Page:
Orioles can expect new grassroots support


November 04, 2005|By LAURA VOZZELLA

Who says Peter Angelos turns a deaf ear to critics?

After that lousy Orioles season, armchair owners said the club needed rebuilding from the ground up. And Angelos is responding - by tearing out the sod at Camden Yards.

For only the second time since the ballpark opened in 1992, the club is pulling up every blade of Kentucky bluegrass and putting down new sod - 12 tractor-trailer loads of it.

"As everybody knows here in town, we could use something to change our luck a little bit," jokes Dave Nehila, head groundskeeper at Camden Yards.The real reason for the extreme landscaping makeover has to do with five years' worth of grass clippings clogging ballfield drains like so much razor stubble in the bathroom sink.

"The organic matter is built up enough now that it's starting to impede our drainage," Nehila says.

The last time the club ripped out the grass was in 2000, after another "rebuilding" season.

Tearing out the old grass and putting down the new - a chore that involves a laser-guided grader and about $160,000 - will take about three weeks.

Let's hope it doesn't rain hard before the job is done, or the place will be a mess. Bad enough that it feels like Mudville.

Steady now, big fella

Certain kinds of crime, even law-abiding citizens concede, have glamour and panache. I mean, how many movies have been made about elaborate art heists?

Well, move over, Thomas Crown.

Make room for whoever stole $75,000 worth of bull semen this week from a Shorthorn cattle breeder near Smithburg, in northern Frederick County.

"The stolen semen, which is from three prominent sires, is very rare and used to breed registered Shorthorn cattle," the county Sheriff's Office says in a news release.

Now there's a crime story Hollywood hasn't done to death. Just the kind of thing that could get John Waters to branch out from Baltimore.

The car, the waistline, the race -- all gone

Down one car and 11 pounds, Bill Burlison decided to cut his losses this week and quit running for Congress.

The one-time 3rd District hopeful had lost more than hope.

Burlison's car was stolen while he campaigned door to door, according to the news release announcing his decision to drop out. The vehicle - make and model were not disclosed, and Burlison, an Anne Arundel County councilman, did not return phone calls seeking comment - was never recovered.

"He claims the only other negative from the campaign is his body weight," the release went on to say. "`My weight has been a constant 180 pounds since early college days. I now weigh in at 169.'"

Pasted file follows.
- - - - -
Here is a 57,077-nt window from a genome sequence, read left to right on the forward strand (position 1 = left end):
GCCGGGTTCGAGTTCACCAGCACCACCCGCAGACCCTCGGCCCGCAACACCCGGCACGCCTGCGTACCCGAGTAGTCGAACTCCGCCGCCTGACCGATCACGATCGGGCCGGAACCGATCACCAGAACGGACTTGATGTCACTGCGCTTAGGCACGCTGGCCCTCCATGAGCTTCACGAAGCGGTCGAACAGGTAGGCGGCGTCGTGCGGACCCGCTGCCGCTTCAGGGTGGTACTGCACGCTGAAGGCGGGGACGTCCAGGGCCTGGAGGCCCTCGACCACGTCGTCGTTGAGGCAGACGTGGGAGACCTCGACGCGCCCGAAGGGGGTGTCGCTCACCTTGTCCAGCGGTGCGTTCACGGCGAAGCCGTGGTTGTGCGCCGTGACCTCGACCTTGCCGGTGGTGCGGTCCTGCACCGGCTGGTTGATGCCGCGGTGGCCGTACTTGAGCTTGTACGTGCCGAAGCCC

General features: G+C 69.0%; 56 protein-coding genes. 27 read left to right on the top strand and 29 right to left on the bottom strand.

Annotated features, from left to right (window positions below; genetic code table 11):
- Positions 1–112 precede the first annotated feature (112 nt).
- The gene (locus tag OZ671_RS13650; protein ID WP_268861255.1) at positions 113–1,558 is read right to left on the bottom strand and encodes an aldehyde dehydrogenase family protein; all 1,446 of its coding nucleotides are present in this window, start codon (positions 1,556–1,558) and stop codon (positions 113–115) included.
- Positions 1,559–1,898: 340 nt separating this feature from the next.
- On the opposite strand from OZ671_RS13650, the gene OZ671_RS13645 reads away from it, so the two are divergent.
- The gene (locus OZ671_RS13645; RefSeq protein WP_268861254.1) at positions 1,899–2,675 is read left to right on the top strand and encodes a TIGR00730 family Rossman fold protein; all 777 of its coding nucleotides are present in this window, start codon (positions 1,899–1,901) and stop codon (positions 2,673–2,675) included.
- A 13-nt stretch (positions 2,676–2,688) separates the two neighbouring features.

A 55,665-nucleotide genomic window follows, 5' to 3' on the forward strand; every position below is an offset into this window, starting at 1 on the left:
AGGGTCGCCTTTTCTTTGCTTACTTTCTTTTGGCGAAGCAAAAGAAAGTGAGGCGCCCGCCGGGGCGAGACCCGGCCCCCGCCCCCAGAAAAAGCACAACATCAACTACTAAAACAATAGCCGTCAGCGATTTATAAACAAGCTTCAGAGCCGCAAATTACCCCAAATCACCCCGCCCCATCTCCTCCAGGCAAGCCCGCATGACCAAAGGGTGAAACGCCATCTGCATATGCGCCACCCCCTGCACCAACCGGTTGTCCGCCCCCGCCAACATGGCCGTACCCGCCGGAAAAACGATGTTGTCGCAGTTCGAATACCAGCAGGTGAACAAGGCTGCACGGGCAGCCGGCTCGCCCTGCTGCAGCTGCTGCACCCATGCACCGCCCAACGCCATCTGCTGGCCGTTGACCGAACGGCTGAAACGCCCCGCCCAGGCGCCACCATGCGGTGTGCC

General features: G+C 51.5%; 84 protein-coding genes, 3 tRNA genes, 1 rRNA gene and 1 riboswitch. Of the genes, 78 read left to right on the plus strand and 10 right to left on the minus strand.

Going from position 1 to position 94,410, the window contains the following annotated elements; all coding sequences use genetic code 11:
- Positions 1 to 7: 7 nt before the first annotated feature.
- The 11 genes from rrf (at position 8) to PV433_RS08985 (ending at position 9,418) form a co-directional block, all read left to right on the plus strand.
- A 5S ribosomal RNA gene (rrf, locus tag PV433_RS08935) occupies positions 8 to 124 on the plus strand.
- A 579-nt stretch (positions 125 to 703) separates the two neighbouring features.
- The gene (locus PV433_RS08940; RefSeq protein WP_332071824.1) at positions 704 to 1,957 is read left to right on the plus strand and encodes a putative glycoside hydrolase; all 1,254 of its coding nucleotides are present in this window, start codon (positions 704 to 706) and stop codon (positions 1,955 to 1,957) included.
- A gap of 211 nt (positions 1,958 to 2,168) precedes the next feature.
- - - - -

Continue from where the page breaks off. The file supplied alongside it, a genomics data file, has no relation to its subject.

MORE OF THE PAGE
Not bad, considering Burlison is 74.

Get those windmills out of my sight

T. Boone Pickens, the Texas oil tycoon, shared his insights on the energy business at a Legg Mason Trust luncheon at Center Club last week.

With demand for oil outstripping supply, he sees a brighter future for nuclear energy and coal. What about windmills? Pickens was in that industry for "about a minute."

"Those things were so damn ugly," he said, "I didn't want to be a part of it."

Left at the gate waiting for Rosa

Some Baltimore politicians who went to the airport the other day to meet Rosa Parks' body said they left feeling like someone relegated to the back of the bus.

A delegation of state officials, led by Gov. Robert L. Ehrlich Jr. and Lt. Gov. Michael Steele, went to BWI on Sunday to meet the chartered plane carrying Parks' casket and about 100 relatives, friends and political leaders traveling to her funeral.

State Sen. Verna Jones and City Councilwoman Helen Holton heard about the state's plans - announced the night before at the Maryland Legislative Black Caucus gala - and headed for the airport, expecting to take part. They found themselves stuck in Concourse A while Ehrlich and Steele did their meeting and greeting at the gate.

"I was there as a representative of the black caucus," said Jones. "It's just like they plug into the African-American community when it is convenient."

Jonathan Dean, the airport spokesman who helped coordinate the event, said he didn't know anyone from the city was coming.

"To get individuals through security and to an aircraft gate is a process," he said. "The U.S. Capitol Police were very concerned about security."

Mayor Martin O'Malley was among those left in the concourse, but his office says he wasn't offended.

If you're thinking the gate was exclusively a Friends-of-Bob zone, think again. Among those allowed past security was Kweisi Mfume, the former congressman and NAACP head who is running for Senate against Steele.

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